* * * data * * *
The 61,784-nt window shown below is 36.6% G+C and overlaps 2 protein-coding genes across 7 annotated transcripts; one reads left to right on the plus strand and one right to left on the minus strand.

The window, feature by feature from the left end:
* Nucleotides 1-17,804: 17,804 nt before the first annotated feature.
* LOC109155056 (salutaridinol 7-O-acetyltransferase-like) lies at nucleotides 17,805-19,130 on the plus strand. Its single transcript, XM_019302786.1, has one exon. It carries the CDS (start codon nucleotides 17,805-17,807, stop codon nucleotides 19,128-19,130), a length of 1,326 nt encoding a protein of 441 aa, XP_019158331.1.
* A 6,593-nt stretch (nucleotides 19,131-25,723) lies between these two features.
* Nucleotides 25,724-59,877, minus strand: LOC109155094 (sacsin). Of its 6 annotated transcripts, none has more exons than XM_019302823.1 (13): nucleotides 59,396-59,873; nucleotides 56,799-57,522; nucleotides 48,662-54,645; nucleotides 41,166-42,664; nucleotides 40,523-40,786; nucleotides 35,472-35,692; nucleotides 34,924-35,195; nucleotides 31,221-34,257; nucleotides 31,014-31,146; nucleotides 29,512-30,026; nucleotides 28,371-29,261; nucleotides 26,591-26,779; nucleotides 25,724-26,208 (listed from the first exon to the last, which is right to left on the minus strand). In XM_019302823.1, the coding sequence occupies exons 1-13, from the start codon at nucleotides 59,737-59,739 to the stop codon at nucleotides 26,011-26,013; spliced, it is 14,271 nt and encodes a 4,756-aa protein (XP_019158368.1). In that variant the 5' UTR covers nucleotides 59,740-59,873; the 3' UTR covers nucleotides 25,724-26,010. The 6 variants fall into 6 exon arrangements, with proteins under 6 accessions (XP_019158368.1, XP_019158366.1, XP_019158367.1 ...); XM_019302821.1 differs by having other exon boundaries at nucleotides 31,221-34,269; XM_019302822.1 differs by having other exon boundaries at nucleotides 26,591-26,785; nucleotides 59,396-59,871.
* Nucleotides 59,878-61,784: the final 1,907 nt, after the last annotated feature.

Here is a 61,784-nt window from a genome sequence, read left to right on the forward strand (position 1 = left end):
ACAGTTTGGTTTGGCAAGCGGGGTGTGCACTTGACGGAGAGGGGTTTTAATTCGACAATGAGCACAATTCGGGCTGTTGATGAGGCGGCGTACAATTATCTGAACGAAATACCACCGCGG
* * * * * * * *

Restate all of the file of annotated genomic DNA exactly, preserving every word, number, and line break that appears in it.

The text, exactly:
The 61,784-nt window shown below is 36.6% G+C and overlaps 2 protein-coding genes across 7 annotated transcripts; one reads left to right on the plus strand and one right to left on the minus strand.

The window, feature by feature from the left end:
* Nucleotides 1-17,804: 17,804 nt before the first annotated feature.
* LOC109155056 (salutaridinol 7-O-acetyltransferase-like) lies at nucleotides 17,805-19,130 on the plus strand. Its single transcript, XM_019302786.1, has one exon. It carries the CDS (start codon nucleotides 17,805-17,807, stop codon nucleotides 19,128-19,130), a length of 1,326 nt encoding a protein of 441 aa, XP_019158331.1.
* A 6,593-nt stretch (nucleotides 19,131-25,723) lies between these two features.
* Nucleotides 25,724-59,877, minus strand: LOC109155094 (sacsin). Of its 6 annotated transcripts, none has more exons than XM_019302823.1 (13): nucleotides 59,396-59,873; nucleotides 56,799-57,522; nucleotides 48,662-54,645; nucleotides 41,166-42,664; nucleotides 40,523-40,786; nucleotides 35,472-35,692; nucleotides 34,924-35,195; nucleotides 31,221-34,257; nucleotides 31,014-31,146; nucleotides 29,512-30,026; nucleotides 28,371-29,261; nucleotides 26,591-26,779; nucleotides 25,724-26,208 (listed from the first exon to the last, which is right to left on the minus strand). In XM_019302823.1, the coding sequence occupies exons 1-13, from the start codon at nucleotides 59,737-59,739 to the stop codon at nucleotides 26,011-26,013; spliced, it is 14,271 nt and encodes a 4,756-aa protein (XP_019158368.1). In that variant the 5' UTR covers nucleotides 59,740-59,873; the 3' UTR covers nucleotides 25,724-26,010. The 6 variants fall into 6 exon arrangements, with proteins under 6 accessions (XP_019158368.1, XP_019158366.1, XP_019158367.1 ...); XM_019302821.1 differs by having other exon boundaries at nucleotides 31,221-34,269; XM_019302822.1 differs by having other exon boundaries at nucleotides 26,591-26,785; nucleotides 59,396-59,871.
* Nucleotides 59,878-61,784: the final 1,907 nt, after the last annotated feature.

Here is a 61,784-nt window from a genome sequence, read left to right on the forward strand (position 1 = left end):
ACAGTTTGGTTTGGCAAGCGGGGTGTGCACTTGACGGAGAGGGGTTTTAATTCGACAATGAGCACAATTCGGGCTGTTGATGAGGCGGCGTACAATTATCTGAACGAAATACCACCGCGG